So the result of all that is a small but surprisingly heavy keyboard that connects wirelessly to my iPad (and iPhone and MacBook), but can also connect with a USB cable and act like a normal wired keyboard. The keys feel great, which is really nice for typing. And it glows in silly and pointless rainbow patterns as I type.
I love it.
One Small Modification
When buying it from Banggood, one of the ‘also bought’ recommendations was a bag of 150 little silicone washers, the right size to fit over the stem inside the keycaps. They’re used to dampen down the noise a bit. I wasn’t sure if I wanted to use them or not, but they were a very cheap addition, at around £2, so I ordered them too. They arrived around a week after the keyboard. I tried keys with one washer and two washers in comparison to without, and promptly fitted two to every key.
They don’t change the actual keyclick part, but they dampen the bit where each key bottoms out agains the plastic, which is where most of the noise actually comes from. If anything, I think it feels and sounds even better this way. The only problem I’ve hit so far is that the shift keys had to have one washer taken back out, as they didn’t seem to work reliably with two, and the ‘R’ key seems to be very occasionally missing with them fitted – I can always take one off that key if it continues to be a problem, but it might just need to settle with a bit of use – and autocorrect fixes most typos that small without me even noticing.
Update: The ‘R’ key settled down after a bit of use, and it’s quite reliable now.
Would I Recommend It?
If it’s something you think you’d like, why not? It’s not going to be for everyone, but it’s a really nice little keyboard. Worked well enough out of the box, but to get the best out of it, you need to download software to modify it for how you want it to work. The lack of cursor keys would probably bother a lot of people.
I changed mine to a Mac layout, and edited the list of lighting effects, mainly so there weren’t so many to ‘scroll’ through when changing them. I modified the function key settings so Caps Lock becomes FN2, and with that, the old Vim keys become cursor keys (hjkl). Not how most people are likely to want it, but I have to use Vim often enough that at least keeping those keys connected to cursor movement in my mind is useful – but not quite often enough that it happens automatically.
It’s definitely more of a thing for the more geeky-minded.
And the cost. £50+ is a lot to spend on a keyboard for most people (myself included). Not too hard to justify if you do a lot of typing, and made easier if it’s the sort of thing you’ll actually get some enjoyment from having and using. But that price was by buying it direct from China, on a flash sale. They’re usually closer to £70 or £80, depending on the keyswitches and colour you want, and if you want to source one more locally, you might not find them under £100. That becomes a lot harder to justify.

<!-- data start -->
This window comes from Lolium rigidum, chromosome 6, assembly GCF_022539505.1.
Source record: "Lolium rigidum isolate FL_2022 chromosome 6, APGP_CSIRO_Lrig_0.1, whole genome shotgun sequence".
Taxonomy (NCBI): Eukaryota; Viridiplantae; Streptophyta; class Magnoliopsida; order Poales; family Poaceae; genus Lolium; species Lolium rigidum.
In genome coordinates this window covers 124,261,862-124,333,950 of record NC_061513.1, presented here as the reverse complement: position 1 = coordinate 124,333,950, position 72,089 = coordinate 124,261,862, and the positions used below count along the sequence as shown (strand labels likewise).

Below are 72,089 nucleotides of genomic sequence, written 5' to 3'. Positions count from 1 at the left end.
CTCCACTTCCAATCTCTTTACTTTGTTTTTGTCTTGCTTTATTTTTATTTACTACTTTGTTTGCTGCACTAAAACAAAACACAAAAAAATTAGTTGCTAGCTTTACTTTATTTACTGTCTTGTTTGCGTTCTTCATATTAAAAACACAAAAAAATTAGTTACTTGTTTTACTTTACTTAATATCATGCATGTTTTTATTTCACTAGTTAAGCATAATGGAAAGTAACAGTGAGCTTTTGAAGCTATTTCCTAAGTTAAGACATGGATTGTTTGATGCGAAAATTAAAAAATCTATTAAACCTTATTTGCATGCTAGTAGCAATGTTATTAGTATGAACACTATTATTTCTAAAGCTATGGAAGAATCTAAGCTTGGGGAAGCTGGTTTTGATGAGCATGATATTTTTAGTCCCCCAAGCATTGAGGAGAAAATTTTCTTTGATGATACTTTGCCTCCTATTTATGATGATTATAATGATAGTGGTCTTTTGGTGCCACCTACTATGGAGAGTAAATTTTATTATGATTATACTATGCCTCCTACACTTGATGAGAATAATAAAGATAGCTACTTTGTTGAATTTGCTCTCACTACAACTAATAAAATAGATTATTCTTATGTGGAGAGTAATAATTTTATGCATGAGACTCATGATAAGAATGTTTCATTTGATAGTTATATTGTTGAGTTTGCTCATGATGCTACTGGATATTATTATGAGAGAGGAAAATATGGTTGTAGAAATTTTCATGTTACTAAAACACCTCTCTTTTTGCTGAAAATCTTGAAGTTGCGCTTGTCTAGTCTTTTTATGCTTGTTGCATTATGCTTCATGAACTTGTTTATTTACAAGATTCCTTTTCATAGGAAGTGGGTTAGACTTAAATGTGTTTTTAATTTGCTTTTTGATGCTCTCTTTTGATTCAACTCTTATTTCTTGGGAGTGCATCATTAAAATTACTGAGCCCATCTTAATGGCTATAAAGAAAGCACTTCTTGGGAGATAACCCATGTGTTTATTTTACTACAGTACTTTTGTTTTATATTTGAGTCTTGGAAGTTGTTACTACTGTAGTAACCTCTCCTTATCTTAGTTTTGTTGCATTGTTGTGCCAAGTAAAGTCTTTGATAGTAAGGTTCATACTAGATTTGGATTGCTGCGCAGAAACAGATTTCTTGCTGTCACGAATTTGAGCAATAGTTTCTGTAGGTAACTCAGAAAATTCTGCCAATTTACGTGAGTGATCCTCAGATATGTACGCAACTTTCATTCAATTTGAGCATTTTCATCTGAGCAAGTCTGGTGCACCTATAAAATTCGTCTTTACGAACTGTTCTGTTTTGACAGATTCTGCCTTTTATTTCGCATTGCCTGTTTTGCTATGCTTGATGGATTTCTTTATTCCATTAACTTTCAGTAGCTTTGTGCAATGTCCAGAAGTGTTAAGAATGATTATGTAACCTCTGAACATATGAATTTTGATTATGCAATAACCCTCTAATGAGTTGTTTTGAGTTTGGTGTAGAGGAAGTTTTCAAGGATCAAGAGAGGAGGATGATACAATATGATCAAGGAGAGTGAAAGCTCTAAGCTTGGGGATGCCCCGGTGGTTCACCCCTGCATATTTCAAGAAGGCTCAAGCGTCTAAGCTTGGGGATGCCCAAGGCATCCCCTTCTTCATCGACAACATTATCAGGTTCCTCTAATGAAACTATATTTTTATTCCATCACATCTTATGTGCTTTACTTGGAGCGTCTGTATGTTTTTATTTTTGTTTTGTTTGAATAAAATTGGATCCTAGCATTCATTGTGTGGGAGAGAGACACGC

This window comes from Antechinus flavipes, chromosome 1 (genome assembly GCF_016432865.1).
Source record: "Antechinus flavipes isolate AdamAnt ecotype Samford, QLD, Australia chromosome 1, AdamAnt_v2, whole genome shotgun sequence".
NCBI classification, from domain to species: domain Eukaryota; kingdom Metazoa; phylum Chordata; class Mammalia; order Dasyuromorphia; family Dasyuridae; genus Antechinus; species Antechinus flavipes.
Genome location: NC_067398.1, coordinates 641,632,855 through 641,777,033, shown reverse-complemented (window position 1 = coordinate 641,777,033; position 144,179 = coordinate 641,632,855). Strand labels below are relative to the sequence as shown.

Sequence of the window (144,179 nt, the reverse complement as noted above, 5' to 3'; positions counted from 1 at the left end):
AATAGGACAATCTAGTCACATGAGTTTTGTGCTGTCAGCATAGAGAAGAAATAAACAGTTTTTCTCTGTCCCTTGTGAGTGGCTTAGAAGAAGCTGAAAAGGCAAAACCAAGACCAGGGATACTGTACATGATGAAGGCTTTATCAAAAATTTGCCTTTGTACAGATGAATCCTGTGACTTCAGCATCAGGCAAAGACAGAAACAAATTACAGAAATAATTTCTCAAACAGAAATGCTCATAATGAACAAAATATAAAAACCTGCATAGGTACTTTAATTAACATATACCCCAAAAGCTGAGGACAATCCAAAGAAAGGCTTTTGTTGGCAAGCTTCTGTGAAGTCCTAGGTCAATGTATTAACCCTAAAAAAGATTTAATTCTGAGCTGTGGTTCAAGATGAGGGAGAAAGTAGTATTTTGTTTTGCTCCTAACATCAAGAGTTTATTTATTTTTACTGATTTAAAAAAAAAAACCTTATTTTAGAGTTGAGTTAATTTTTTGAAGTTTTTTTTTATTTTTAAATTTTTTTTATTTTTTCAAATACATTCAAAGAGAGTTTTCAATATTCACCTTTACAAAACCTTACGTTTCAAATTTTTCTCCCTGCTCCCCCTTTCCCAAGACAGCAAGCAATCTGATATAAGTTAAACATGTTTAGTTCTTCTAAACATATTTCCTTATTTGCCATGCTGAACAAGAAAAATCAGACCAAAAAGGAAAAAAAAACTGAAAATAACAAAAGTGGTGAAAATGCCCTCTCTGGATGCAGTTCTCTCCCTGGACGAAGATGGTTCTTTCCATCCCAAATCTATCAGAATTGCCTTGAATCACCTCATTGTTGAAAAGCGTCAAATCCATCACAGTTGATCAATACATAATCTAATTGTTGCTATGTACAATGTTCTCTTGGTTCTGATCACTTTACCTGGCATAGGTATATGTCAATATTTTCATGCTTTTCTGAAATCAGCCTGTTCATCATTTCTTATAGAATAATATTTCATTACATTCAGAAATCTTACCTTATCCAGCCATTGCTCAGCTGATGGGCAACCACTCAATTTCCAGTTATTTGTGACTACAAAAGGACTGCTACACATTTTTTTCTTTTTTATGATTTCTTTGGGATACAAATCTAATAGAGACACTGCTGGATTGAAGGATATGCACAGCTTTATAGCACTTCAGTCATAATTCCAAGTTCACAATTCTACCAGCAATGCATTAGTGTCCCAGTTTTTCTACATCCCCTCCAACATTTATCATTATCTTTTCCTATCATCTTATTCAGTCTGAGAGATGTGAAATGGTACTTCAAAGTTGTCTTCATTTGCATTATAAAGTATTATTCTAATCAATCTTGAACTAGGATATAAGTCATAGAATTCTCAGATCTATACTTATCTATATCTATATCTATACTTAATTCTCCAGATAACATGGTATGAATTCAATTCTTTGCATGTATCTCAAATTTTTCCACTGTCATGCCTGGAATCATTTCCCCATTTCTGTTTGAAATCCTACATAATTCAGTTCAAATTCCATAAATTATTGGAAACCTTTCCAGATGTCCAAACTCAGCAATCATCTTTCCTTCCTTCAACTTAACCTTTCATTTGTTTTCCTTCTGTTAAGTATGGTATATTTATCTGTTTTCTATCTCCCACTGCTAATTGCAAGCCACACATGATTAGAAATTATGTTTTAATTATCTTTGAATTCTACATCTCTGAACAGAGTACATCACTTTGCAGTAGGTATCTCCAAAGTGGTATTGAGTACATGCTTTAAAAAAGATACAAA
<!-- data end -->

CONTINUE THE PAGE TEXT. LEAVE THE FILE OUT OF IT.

How Deep is the Rabbit Hole?
It can get pretty deep. So far, I just have the keyboard, customised a bit with the manufacturer’s software, and swapped a few keycaps for the plain coloured ones they included in the box. But I’ve read enough to know it can draw people a lot further in. Some want Gateron Red switches for gaming and Cherry MX Browns for typing, so they have two keyboards. Some love the Anne Pro, but want a wooden base, so they buy custom casings to transfer the circuit boards and battery into. Some buy multiple sets of custom keycaps to build just the right colour combination for them.
There are even artisanal handmade keycaps, made in small batches for group buys. Some of these cost a few tens of pounds for just one keycap. And yes, that’s ridiculous. But I’ve seen keycaps with a tiny Bulbasaur diorama set in transparent resin that I’d pay good money for. So I can understand it.
There are even people who buy a circuit board, then a small-batch custom case to go with it, then buy the keys they want, and the keycaps, and build it all themselves, because the exact combination they want just doesn’t exist. I don’t think I’ll ever be going that far, but I can see the appeal. When you start getting to that level, you’re likely to be spending more on a keyboard than most people would spend on a laptop.
I think I’ll try not to go too much further down the hole, but I’m really enjoying typing a lot more than I did.
But Do You Type Faster?
I was pretty sure I was at least a bit faster, so I did a typing test to compare my typing with the Anne Pro 2 and the Smart Keyboard Cover. I’m not. The difference was minimal, but on a couple of tests, I was actually a tiny bit faster on the flat rubber thing that doubles up as a case for my iPad.
That’s a shame, but the enjoyment is more important, so I’m still happy with my little noisy keyboard. Writing these posts is what I do for fun, so the more enjoyable it is, the better.